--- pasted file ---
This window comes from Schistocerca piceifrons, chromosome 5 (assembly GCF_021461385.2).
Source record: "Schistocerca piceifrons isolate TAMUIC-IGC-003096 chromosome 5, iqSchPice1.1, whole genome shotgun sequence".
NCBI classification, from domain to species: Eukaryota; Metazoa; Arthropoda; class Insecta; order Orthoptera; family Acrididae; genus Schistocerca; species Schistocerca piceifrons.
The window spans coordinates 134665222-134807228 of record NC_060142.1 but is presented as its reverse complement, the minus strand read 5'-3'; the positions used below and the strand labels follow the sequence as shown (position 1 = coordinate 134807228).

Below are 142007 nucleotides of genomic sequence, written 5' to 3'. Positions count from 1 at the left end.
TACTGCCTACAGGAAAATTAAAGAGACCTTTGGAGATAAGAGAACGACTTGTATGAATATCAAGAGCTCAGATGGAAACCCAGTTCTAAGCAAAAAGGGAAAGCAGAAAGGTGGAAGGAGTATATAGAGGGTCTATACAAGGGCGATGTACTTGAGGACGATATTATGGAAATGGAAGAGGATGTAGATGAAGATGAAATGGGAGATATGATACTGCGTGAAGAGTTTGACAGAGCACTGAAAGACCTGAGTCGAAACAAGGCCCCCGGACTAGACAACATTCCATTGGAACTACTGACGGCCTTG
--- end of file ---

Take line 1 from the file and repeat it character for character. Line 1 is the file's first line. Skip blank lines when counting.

This window comes from Schistocerca piceifrons, chromosome 5 (assembly GCF_021461385.2).